Three significant but little known welfare changes live from April 2018

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Our Benefit and Budgeting Calculator has built in help features to explain complex changes

This April will see the introduction of some significant changes to the benefit system.

For the most part, attention has been focused on the continuation of a freeze in most benefit rates for working-age households for the third year in a row. This freeze will continue for another year and is expected to save £13 billion by 2019/20. The measure will affect nearly all low income working-age households who will lose, on average, about £450 a year.

The benefits freeze has rightly received most of the media attention in the run up to April, however this has meant other changes that have implications for advice and support services are in danger of slipping under the radar. We look at three of these imminent changes in this post.

As welfare reforms continue, relevant benefit changes are incorporated into our award winning Benefit and Budgeting Calculator as they occur. This means that our local authority, housing association and charity sector clients can continue to give accurate support and advice to people uninterrupted, and give them the knowledge they need to budget and make informed decisions.

1. Tenants in temporary accommodation will have their rent covered by Housing Benefit

From 6 April 2018, all Universal Credit claims by people in temporary accommodation will have the housing support met through Housing Benefit, in a similar manner to people in supported housing. This is a reversal of the current position and has been broadly welcomed by local authorities who found that the higher costs of short-term temporary accommodation were not being met through Universal Credit.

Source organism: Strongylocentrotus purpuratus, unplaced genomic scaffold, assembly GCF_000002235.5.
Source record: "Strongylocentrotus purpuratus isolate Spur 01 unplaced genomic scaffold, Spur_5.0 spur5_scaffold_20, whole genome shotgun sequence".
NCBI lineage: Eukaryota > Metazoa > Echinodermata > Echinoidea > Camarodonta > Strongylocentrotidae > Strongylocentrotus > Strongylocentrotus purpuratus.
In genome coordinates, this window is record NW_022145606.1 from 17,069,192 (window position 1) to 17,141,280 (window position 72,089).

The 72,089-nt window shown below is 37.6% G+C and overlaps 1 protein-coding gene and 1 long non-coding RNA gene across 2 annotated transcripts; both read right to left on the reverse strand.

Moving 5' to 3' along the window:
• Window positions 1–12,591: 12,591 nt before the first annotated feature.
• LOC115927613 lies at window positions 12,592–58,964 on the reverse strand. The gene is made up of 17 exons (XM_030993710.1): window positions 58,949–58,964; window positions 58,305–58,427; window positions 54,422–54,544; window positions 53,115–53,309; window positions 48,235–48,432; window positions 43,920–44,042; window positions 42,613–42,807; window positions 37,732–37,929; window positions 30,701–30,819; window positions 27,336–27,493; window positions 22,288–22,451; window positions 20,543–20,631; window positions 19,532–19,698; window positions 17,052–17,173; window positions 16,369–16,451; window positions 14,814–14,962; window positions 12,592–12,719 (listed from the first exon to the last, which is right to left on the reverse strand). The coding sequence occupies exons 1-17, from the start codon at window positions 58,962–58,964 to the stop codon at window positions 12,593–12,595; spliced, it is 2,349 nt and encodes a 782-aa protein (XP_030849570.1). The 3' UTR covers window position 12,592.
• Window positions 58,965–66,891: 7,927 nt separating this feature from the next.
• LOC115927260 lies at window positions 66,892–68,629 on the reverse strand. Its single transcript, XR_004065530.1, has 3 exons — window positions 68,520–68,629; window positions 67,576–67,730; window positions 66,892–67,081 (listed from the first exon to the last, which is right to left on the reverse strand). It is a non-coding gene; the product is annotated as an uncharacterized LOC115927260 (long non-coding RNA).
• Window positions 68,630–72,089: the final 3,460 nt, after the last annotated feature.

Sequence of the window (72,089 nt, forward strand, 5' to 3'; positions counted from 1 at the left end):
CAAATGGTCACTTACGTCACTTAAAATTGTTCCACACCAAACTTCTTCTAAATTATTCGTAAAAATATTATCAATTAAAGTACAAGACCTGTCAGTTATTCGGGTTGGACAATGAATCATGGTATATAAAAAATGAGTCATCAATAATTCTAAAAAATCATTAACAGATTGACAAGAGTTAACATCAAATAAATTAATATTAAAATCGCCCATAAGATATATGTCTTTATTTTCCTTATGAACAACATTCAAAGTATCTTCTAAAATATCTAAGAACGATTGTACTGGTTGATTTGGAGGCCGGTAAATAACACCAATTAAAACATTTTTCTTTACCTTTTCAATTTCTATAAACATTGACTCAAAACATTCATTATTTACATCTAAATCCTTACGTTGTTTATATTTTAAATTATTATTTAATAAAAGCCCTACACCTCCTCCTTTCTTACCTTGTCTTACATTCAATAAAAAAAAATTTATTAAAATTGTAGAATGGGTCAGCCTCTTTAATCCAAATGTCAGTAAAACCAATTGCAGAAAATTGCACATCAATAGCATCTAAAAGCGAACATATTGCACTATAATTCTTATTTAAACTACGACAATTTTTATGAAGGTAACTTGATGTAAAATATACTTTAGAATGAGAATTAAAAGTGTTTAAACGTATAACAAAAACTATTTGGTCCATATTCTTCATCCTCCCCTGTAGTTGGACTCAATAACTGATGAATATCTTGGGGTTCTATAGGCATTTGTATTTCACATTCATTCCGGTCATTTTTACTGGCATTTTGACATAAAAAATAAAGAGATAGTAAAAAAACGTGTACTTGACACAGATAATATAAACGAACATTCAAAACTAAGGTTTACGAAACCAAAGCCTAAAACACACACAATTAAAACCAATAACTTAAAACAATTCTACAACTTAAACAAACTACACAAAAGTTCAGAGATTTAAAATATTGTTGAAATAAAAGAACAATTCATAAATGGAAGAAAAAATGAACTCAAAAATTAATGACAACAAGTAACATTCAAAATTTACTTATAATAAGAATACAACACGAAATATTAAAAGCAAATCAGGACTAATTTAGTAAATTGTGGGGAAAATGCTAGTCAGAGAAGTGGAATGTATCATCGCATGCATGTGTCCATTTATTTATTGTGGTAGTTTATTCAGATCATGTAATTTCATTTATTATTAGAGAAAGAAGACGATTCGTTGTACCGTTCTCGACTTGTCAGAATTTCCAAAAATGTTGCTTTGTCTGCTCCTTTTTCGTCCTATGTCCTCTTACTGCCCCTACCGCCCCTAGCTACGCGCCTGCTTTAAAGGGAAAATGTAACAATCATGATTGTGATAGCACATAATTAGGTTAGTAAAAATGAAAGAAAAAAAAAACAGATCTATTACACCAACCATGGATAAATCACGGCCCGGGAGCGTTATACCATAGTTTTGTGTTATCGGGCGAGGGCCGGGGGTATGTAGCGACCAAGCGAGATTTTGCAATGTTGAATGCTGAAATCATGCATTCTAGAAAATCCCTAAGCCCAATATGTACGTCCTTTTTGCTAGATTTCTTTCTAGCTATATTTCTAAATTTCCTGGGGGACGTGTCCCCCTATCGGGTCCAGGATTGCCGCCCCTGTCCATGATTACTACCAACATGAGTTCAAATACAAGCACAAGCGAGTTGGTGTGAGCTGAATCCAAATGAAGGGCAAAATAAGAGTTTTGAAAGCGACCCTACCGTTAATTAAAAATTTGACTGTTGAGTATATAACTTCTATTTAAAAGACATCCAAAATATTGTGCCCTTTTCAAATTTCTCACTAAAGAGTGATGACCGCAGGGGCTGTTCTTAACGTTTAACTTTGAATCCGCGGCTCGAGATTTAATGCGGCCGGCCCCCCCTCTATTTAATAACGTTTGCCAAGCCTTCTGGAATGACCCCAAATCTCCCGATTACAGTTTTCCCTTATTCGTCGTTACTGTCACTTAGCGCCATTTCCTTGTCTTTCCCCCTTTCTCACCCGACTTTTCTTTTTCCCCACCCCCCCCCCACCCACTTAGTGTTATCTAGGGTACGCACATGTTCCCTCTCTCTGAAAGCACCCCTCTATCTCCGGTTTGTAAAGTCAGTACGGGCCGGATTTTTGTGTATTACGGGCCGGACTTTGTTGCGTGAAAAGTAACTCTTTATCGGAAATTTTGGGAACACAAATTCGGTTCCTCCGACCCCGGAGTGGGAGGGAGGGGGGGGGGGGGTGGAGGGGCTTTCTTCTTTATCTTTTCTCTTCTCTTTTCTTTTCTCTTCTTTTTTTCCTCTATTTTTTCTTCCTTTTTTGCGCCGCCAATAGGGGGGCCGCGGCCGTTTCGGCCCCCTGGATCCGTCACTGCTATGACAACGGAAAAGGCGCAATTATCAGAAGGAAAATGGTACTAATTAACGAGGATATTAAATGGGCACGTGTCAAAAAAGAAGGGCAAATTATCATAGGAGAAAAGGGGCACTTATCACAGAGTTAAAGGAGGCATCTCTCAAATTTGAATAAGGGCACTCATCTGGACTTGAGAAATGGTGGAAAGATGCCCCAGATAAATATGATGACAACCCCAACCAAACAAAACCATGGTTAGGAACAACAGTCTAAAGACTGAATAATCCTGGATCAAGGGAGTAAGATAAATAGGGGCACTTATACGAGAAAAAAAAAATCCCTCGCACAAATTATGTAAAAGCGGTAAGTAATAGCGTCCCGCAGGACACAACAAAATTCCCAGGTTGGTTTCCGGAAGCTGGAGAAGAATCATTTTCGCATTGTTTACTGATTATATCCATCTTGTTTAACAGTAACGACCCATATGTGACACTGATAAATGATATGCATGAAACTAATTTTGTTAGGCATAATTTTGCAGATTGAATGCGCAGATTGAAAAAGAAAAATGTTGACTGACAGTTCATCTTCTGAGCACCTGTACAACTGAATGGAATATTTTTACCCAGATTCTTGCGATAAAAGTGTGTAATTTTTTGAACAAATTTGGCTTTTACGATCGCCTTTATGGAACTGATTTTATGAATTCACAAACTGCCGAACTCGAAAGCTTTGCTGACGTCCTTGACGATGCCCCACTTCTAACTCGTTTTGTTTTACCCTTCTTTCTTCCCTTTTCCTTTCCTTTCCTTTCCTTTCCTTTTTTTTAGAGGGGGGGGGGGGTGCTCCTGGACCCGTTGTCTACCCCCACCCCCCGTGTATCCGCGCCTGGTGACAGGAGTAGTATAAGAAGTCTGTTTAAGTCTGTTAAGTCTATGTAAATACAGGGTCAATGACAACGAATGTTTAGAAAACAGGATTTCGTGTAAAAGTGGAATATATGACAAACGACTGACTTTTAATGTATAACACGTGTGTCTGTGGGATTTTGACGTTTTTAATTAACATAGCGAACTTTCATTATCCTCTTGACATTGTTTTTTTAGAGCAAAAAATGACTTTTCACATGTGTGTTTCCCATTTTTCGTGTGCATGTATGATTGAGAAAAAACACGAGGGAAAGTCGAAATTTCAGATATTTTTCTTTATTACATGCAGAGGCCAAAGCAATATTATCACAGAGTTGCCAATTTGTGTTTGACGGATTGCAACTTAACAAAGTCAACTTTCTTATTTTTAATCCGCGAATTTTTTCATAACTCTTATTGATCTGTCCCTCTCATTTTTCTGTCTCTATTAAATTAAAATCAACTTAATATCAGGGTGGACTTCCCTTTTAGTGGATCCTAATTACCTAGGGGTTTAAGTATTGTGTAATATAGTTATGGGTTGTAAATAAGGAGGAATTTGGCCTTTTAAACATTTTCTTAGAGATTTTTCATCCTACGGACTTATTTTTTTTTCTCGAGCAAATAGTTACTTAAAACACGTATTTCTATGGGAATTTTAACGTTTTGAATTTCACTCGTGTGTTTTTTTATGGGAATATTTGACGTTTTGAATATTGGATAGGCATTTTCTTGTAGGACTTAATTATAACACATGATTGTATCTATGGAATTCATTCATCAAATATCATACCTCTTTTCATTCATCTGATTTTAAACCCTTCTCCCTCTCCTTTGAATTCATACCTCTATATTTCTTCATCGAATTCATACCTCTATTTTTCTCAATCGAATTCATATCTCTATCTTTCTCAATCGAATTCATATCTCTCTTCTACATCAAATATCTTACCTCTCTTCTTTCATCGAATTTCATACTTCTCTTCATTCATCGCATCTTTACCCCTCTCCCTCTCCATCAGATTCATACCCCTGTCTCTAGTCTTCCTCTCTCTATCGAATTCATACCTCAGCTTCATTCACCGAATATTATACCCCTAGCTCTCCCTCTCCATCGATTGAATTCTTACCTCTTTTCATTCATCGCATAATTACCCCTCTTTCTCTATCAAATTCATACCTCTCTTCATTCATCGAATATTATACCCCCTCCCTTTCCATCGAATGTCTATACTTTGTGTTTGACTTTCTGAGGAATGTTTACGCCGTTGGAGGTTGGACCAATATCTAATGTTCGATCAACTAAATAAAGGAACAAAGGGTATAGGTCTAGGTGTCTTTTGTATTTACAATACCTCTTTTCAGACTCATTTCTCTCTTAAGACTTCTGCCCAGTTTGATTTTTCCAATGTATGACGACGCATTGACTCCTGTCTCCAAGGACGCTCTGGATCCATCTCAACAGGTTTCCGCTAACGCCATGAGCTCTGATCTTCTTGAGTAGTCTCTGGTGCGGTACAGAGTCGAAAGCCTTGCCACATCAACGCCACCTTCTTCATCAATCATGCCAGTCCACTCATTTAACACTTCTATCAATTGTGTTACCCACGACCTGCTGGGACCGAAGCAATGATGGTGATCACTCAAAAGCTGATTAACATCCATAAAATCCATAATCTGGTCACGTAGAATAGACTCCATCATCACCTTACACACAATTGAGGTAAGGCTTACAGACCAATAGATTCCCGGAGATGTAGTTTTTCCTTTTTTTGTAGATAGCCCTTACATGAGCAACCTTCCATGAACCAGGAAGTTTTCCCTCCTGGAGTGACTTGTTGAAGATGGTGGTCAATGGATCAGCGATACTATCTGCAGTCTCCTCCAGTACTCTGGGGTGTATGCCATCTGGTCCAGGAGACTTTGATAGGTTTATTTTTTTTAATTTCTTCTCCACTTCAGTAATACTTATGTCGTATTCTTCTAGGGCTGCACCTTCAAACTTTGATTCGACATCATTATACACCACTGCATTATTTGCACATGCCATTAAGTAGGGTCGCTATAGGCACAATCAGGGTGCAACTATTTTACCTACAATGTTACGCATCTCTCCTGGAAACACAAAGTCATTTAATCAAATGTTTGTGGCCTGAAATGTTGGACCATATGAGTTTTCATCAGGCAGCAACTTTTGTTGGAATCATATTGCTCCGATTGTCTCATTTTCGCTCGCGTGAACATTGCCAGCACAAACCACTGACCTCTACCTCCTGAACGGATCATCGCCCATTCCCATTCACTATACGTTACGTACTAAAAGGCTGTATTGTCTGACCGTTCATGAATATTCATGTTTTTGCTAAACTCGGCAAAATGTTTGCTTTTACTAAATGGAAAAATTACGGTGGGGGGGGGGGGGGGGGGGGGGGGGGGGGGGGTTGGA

Local authorities were facing difficulties recouping all rental costs for three reasons:

  • The housing element is restricted to the Local Housing Allowance in the same manner as for private tenants.
  • A tenancy often would not span a full assessment period, with people moving into more stable and lower cost accommodation. In this case, Universal Credit would pay the lower amount for the entire assessment period.
  • Finally, Universal Credit housing costs has until recently been paid directly to the tenant by default, with alternative payment arrangements taking at least eight weeks to setup.

The Government appears to have listened to these concerns with the result that the administration of support for those in temporary housing returns to the Housing Benefit regime. At least for the short-term.

In a reversal of how households move to Universal Credit, those in temporary accommodation who currently receive their housing support through Universal Credit will revert back to Housing Benefits if they make a new claim or have a significant change in circumstances.

Whilst councils will broadly welcome this change, the spread of people in temporary accommodation across two benefit systems may mean they will find it tricky to forecast rental income and have a full understanding of costs for temporary accommodation support.

In addition, the move from other rental properties to temporary acommodation can leave a tenant without any support for housing costs for a period. This is because if the tenant moves to temporary accomodation on any date before the last day of the Universal Credit assessment period, they will not be eligible for the housing costs from the start of that assessment period, nor will they be eligible for Housing Benefit until they move to the new temporary tenancy. Regulations have been amended to allow local authorities to use DHPs to cover the shortfall, which may put pressure on local authority’s DHP budgets.